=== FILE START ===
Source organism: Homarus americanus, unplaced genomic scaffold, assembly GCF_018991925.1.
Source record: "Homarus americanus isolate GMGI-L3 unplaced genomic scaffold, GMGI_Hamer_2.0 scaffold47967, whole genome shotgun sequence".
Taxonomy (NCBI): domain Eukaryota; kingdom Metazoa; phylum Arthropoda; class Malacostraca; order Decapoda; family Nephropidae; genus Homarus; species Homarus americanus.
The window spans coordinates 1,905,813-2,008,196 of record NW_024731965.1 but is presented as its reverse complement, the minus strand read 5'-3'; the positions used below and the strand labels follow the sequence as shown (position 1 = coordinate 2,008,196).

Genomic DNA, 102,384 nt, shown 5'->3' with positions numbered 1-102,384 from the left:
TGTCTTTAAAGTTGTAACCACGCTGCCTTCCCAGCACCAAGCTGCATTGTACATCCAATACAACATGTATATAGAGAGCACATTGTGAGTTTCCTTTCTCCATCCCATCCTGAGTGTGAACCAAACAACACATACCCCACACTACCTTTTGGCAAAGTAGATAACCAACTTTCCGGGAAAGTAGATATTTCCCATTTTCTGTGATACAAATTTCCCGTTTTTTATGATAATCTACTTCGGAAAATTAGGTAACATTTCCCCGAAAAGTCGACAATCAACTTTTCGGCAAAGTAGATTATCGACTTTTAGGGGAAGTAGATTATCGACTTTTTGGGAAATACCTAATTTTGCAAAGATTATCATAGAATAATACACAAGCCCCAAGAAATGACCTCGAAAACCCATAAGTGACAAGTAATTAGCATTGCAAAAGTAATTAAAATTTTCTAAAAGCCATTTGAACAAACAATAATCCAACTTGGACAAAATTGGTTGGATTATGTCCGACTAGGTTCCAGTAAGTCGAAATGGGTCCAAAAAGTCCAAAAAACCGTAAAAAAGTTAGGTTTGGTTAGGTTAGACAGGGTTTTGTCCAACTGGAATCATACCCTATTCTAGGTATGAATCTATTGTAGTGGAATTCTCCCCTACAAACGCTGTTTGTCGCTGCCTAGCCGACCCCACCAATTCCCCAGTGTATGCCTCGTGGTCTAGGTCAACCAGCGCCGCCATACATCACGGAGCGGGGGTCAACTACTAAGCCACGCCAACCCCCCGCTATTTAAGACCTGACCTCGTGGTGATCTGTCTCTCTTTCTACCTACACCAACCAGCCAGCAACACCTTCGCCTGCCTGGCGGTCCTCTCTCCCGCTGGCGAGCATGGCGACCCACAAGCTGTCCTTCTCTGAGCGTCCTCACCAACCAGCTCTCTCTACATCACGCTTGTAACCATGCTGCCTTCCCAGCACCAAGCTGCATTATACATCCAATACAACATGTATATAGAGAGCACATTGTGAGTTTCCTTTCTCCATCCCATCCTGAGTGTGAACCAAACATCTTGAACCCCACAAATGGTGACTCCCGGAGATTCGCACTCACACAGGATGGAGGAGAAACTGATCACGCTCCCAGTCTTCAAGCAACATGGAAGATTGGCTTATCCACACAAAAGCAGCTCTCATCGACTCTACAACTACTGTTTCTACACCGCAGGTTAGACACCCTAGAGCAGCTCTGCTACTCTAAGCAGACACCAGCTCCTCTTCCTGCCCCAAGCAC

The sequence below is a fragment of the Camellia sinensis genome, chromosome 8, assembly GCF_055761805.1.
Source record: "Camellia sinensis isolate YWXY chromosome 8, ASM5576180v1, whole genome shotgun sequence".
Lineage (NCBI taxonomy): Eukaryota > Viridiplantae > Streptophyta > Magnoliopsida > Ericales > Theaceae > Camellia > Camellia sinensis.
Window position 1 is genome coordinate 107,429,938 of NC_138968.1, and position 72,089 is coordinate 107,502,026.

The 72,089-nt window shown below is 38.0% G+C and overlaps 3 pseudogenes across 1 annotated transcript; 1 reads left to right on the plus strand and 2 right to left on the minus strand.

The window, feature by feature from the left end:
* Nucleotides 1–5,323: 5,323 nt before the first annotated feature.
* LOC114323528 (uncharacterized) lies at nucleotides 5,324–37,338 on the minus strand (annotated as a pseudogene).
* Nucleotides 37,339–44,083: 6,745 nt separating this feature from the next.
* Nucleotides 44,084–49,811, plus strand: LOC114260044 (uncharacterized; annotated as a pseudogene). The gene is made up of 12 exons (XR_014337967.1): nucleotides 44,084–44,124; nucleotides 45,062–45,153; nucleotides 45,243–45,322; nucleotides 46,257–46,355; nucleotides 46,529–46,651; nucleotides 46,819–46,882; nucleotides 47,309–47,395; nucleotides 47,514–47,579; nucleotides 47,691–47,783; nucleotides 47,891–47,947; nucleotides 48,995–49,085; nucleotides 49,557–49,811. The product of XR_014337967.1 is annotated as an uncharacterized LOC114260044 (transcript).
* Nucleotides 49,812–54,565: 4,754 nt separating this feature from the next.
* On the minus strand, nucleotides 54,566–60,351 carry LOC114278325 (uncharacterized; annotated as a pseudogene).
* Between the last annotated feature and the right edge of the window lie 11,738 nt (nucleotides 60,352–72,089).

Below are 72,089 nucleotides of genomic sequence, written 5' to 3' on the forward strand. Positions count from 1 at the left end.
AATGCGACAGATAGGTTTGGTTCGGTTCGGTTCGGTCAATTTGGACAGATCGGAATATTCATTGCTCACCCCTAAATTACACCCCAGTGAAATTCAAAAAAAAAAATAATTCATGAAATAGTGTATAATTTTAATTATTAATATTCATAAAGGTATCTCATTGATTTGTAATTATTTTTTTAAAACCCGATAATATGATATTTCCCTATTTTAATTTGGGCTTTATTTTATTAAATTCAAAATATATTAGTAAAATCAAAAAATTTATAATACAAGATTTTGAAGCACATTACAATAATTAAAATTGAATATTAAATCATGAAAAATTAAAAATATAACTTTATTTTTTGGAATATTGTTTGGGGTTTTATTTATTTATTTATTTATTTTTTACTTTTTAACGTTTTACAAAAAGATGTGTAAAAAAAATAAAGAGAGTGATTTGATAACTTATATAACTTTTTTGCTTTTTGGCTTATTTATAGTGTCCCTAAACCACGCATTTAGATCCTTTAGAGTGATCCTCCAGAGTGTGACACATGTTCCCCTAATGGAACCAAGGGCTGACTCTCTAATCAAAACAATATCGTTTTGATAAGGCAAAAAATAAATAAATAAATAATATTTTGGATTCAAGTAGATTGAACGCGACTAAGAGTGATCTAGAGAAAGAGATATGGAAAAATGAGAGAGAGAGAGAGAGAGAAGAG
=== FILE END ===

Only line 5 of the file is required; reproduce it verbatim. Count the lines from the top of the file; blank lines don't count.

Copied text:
Genomic DNA, 102,384 nt, shown 5'->3' with positions numbered 1-102,384 from the left: